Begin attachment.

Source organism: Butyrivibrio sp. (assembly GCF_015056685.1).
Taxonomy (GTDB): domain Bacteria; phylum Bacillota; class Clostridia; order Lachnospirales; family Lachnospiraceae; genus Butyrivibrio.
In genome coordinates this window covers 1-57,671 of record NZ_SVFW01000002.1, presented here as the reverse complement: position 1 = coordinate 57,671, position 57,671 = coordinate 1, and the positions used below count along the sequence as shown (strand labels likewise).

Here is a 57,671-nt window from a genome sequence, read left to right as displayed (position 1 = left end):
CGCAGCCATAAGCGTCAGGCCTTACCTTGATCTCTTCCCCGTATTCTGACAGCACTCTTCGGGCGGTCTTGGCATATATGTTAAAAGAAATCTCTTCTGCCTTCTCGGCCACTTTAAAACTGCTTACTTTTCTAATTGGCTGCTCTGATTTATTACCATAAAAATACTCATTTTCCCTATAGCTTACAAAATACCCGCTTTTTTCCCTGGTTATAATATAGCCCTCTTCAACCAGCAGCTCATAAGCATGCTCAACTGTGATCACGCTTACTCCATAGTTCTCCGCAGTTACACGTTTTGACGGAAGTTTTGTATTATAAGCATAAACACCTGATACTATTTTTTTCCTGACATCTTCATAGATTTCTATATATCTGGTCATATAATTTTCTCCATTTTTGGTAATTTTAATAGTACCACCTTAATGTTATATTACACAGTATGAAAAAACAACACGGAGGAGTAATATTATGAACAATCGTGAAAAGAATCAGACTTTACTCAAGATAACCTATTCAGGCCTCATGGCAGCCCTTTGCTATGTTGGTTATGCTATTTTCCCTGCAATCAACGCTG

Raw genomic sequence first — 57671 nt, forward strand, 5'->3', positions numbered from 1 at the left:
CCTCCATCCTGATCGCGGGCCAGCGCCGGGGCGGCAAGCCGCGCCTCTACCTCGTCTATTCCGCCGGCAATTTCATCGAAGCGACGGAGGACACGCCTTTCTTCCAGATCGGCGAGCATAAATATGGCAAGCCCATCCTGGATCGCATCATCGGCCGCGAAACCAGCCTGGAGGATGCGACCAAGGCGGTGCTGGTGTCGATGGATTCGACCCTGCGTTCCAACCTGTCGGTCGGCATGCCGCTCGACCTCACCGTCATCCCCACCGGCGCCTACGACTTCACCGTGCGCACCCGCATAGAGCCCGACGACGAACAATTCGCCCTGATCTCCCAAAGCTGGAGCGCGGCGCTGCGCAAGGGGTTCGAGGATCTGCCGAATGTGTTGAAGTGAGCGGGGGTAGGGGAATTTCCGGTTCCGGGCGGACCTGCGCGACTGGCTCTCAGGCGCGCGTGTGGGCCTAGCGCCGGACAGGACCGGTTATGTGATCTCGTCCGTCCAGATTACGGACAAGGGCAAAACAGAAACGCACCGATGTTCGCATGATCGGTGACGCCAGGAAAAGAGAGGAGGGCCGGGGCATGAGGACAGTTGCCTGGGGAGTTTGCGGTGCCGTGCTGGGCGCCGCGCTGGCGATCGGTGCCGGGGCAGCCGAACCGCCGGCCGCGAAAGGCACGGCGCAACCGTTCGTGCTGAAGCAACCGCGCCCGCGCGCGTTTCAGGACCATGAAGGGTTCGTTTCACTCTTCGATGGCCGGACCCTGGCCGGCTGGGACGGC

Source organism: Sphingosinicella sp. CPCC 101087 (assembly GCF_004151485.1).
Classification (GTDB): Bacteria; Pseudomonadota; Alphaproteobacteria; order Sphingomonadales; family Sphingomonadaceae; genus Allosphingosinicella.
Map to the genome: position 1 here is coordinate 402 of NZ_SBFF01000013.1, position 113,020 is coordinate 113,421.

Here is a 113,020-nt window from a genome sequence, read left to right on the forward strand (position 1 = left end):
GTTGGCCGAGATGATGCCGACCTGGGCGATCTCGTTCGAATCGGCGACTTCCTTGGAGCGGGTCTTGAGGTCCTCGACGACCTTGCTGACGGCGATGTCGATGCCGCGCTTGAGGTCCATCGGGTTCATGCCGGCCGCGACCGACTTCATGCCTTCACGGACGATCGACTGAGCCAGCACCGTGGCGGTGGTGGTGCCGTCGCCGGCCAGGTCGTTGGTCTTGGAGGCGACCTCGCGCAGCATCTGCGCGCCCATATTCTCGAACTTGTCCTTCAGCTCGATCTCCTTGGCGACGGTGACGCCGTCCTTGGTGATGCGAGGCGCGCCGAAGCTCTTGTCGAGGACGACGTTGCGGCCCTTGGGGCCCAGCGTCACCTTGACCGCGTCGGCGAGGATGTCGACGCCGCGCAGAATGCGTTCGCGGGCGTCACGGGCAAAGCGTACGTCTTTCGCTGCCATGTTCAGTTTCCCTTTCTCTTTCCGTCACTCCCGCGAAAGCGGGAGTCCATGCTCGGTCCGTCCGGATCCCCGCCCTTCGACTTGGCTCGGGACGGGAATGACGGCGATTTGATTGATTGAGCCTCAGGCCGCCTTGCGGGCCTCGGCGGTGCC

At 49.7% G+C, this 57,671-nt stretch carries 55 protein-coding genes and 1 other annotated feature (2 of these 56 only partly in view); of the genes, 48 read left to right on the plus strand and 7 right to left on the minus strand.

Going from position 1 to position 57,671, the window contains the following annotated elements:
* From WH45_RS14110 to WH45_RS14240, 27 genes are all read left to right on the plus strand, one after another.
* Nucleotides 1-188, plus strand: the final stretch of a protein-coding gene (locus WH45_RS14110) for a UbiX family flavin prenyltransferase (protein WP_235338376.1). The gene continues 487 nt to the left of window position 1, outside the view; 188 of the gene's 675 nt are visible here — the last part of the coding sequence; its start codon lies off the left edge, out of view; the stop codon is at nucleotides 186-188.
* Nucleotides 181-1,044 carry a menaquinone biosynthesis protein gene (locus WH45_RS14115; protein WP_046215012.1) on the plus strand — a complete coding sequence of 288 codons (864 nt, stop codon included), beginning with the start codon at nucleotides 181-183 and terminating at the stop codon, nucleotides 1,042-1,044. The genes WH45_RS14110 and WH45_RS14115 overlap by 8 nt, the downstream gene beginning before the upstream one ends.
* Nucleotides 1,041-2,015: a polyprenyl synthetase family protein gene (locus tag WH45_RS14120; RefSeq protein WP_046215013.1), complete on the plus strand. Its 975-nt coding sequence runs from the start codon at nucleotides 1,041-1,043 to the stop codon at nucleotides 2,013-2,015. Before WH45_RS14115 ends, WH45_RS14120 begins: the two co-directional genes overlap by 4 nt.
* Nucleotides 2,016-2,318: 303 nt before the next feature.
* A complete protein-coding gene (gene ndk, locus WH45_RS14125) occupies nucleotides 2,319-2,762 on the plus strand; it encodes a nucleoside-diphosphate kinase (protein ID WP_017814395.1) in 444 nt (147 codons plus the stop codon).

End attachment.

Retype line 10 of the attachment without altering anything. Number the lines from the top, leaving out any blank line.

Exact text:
Map to the genome: position 1 here is coordinate 402 of NZ_SBFF01000013.1, position 113,020 is coordinate 113,421.